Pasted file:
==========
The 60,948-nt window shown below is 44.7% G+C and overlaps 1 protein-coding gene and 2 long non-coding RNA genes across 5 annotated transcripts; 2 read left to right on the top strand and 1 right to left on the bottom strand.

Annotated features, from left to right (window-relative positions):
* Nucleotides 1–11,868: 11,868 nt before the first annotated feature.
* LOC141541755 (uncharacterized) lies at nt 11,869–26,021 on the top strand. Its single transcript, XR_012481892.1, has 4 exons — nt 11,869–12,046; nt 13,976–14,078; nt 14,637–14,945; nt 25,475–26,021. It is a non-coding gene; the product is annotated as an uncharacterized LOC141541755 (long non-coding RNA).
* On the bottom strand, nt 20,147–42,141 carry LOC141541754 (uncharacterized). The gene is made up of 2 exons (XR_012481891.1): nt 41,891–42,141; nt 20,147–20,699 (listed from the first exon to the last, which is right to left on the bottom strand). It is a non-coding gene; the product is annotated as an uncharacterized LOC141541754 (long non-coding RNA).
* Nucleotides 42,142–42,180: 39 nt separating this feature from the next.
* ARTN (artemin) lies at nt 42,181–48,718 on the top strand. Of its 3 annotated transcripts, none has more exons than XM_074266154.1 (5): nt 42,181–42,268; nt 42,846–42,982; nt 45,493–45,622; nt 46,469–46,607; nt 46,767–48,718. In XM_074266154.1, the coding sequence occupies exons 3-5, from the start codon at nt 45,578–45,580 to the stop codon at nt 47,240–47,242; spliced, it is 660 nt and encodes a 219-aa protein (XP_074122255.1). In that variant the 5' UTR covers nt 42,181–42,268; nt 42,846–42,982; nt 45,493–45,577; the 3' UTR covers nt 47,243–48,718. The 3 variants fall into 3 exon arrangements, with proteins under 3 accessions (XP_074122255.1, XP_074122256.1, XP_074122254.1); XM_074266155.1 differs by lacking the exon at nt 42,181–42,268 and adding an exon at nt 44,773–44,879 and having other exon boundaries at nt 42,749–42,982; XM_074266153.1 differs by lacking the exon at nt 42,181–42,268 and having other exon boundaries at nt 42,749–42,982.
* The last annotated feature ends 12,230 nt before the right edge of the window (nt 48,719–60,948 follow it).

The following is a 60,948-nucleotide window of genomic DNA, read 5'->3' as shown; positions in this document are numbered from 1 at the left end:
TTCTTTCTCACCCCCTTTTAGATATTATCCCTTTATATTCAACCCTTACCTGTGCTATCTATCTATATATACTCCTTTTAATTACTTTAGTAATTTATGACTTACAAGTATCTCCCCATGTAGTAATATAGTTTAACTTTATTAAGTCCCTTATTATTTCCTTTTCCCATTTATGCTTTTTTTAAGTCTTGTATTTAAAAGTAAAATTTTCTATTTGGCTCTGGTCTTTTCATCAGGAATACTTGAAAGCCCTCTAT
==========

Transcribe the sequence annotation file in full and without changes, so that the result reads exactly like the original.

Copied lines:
The 60,948-nt window shown below is 44.7% G+C and overlaps 1 protein-coding gene and 2 long non-coding RNA genes across 5 annotated transcripts; 2 read left to right on the top strand and 1 right to left on the bottom strand.

Annotated features, from left to right (window-relative positions):
* Nucleotides 1–11,868: 11,868 nt before the first annotated feature.
* LOC141541755 (uncharacterized) lies at nt 11,869–26,021 on the top strand. Its single transcript, XR_012481892.1, has 4 exons — nt 11,869–12,046; nt 13,976–14,078; nt 14,637–14,945; nt 25,475–26,021. It is a non-coding gene; the product is annotated as an uncharacterized LOC141541755 (long non-coding RNA).
* On the bottom strand, nt 20,147–42,141 carry LOC141541754 (uncharacterized). The gene is made up of 2 exons (XR_012481891.1): nt 41,891–42,141; nt 20,147–20,699 (listed from the first exon to the last, which is right to left on the bottom strand). It is a non-coding gene; the product is annotated as an uncharacterized LOC141541754 (long non-coding RNA).
* Nucleotides 42,142–42,180: 39 nt separating this feature from the next.
* ARTN (artemin) lies at nt 42,181–48,718 on the top strand. Of its 3 annotated transcripts, none has more exons than XM_074266154.1 (5): nt 42,181–42,268; nt 42,846–42,982; nt 45,493–45,622; nt 46,469–46,607; nt 46,767–48,718. In XM_074266154.1, the coding sequence occupies exons 3-5, from the start codon at nt 45,578–45,580 to the stop codon at nt 47,240–47,242; spliced, it is 660 nt and encodes a 219-aa protein (XP_074122255.1). In that variant the 5' UTR covers nt 42,181–42,268; nt 42,846–42,982; nt 45,493–45,577; the 3' UTR covers nt 47,243–48,718. The 3 variants fall into 3 exon arrangements, with proteins under 3 accessions (XP_074122255.1, XP_074122256.1, XP_074122254.1); XM_074266155.1 differs by lacking the exon at nt 42,181–42,268 and adding an exon at nt 44,773–44,879 and having other exon boundaries at nt 42,749–42,982; XM_074266153.1 differs by lacking the exon at nt 42,181–42,268 and having other exon boundaries at nt 42,749–42,982.
* The last annotated feature ends 12,230 nt before the right edge of the window (nt 48,719–60,948 follow it).

The following is a 60,948-nucleotide window of genomic DNA, read 5'->3' as shown; positions in this document are numbered from 1 at the left end:
TTCTTTCTCACCCCCTTTTAGATATTATCCCTTTATATTCAACCCTTACCTGTGCTATCTATCTATATATACTCCTTTTAATTACTTTAGTAATTTATGACTTACAAGTATCTCCCCATGTAGTAATATAGTTTAACTTTATTAAGTCCCTTATTATTTCCTTTTCCCATTTATGCTTTTTTTAAGTCTTGTATTTAAAAGTAAAATTTTCTATTTGGCTCTGGTCTTTTCATCAGGAATACTTGAAAGCCCTCTAT